“The Occupation has created generations of us that have to adore an unknown beloved: distant, difficult, surrounded by guards, by walls, by nuclear missiles, by sheer terror.”  Themes of land, identity, and displacement color I Saw Ramallah, a lyrical memoir of lament by Mourid Barghouti. A Palestinian poet and intellectual, Barghouti was born in the agrarian village of Deir Ghassanah outside of Ramallah four years before the birth of the State of Israel.  The memoir explores Barghouti’s identity as one of the naziheen, or “displaced ones” — during his undergraduate study at Cairo University, Barghouti witnesses the fall of Ramallah to Israeli forces as part of the Six-Day War in 1967, leading to thirty years of exile from his homeland.  When Mourid finally returns to Palestine in 1996, the complexities of his relationship with the land become discernible.  Though he spends “a lifetime…trying to get here,” Mourid discovers that “it is enough for a person to go through the first experience of uprooting, to become uprooted forever.”

Barghouti’s story is told as much through his identity as a Palestinian exiled from the homeland for thirty years as it is through his naturally poetic soul.  Even when writing in prose, Barghouti offers a unique lyricism that is made manifest in the text.  At the beginning of the book, Mourid describes his first experience back in Palestine: “This then is the ‘Occupied Territory’?…When the eye sees it, it has all the clarity of earth and pebbles and hills and rocks…It stretches before me, as touchable as a scorpion, a bird, a well; visible as a field of chalk, as the prints of shoes.”  This passage brings to the story’s center the disconnect between the land of Palestine and its people created through decades of Israeli occupation.  While Palestine is called many words — the West Bank and Gaza, occupied Palestine, Israel, Judea and Samaria, the Areas — the land itself remains at once the Palestinian homeland and a concept talked about by actors who think that they know, a reality never to be known by Palestinians themselves.  Mourid continues to poetically narrate his return to Palestine: Read the rest of this entry »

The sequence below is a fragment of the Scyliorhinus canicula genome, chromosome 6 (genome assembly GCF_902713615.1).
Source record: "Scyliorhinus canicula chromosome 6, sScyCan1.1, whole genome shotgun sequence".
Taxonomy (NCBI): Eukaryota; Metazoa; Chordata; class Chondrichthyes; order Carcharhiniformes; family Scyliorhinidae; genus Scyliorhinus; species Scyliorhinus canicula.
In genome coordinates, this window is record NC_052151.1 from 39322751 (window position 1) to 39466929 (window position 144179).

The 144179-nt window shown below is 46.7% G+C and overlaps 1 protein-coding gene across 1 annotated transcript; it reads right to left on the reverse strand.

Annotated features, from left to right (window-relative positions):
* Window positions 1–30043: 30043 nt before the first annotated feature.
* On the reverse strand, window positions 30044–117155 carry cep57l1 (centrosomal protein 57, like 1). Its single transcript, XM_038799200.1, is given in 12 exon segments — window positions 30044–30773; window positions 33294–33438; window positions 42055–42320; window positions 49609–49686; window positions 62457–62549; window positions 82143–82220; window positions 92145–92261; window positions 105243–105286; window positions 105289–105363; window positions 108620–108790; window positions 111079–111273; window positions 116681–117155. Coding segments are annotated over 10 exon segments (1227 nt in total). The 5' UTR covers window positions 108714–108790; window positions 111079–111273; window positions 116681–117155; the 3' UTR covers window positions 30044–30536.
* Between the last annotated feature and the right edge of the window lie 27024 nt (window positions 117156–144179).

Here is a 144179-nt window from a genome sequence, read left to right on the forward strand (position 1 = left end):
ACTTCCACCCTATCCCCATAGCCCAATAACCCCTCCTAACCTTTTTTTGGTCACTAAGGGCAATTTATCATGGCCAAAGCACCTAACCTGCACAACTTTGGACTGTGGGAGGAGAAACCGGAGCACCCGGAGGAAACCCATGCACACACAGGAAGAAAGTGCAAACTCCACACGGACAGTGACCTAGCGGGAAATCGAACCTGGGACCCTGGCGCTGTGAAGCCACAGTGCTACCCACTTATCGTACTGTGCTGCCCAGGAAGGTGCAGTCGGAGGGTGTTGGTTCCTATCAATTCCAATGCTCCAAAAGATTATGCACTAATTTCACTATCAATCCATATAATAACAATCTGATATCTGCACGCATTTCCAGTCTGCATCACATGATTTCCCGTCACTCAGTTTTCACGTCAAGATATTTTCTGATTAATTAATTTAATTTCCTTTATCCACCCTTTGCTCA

He’s a Work-in-Progress

Perry

You said I could share anything with you.

Here’s my attempt with Metta.

Joel

 

May Albert Schlie be full of Metta.
May he be well.
May he know Joy.
That hypocritical fuck.

–from work-in-progress, Our Heroic and Ceaseless 24/7 Struggle against Tsuris

The Audacity of Impunity

Dear Carla and Perry
Some thoughts for you
Cal

A few weeks before in took office
Barack Obama said
No one is above the law.

But once he was in office
Bush and Company
Were above the law

What the Oval Office means is
Whoever occupies it
Is able the law

Maybe the Ferguson youth
Realized the irony of going to DC
To share their experiences with President Obama

Darren Wilson got away with it
He was above the law
Like the nation’s Chief Assassin himself

Why Translation Matters

Translation not only plays its important traditional role as the means that allows us access to literature  originally written in one of the countless languages we cannot read, but it also represents a concrete literary presence with the crucial capacity to ease and make more meaningful our relationship to those with whom we may not have had a connection before.  Translation always helps us to know, to see from a  different angle, to attribute new value to what once may have been unfamiliar. As nations and individuals, we have a critical need for that kind of understanding and insight. The alternative is unthinkable.

–Edith Grossman, translator of Don Quixote, author of Why Translation Matters

 

A Path with Pith

With the sangha a few years ago, I read many of the Buddhist sutras as well as Thich Nhat Hanh’s commentaries. It’s good to plunge in and read these classic texts in community. However, the Lotus Sutra was a bit too much for us and we didn’t finish. Perhaps I will resume it next year.

Nhat Hanh’s book The Path of Emancipation (Parallax Press, 2000) is based on talks and answers to questions from a 21-day retreat. While he addresses many themes in depth, what I find most useful are his short teachings, one-liners even, which, if I summon them at the right moment, are conducive to happiness, peace, and appreciation.

Here is a sample…

“The first element of the practice is to stop struggling.”

“Taking refuge in the Sangha is not a declaration of faith. It is a practice.”

“Everywhere is Plum Village.”

“The flower and the sunshine inter-are.”

“‘The here and now’ is the address of your true home, its zip code.” Read the rest of this entry »

On the New York Literary Establishment in the Fifties

“There’s no room for youth and vitality in New York. It is a city full of guilty academicians.”
–Gregory Corso

“Too big, too multiple, too jaded.”
–Jack Kerouac

“We want everyone to know that we had to leave the Village to find fulfillment and recognition.”
–Allen Ginsberg

— Interview in Village Voice; in Allen Ginsberg, Journals Mid-Fifties 1954-1958, edited by Gordon Ball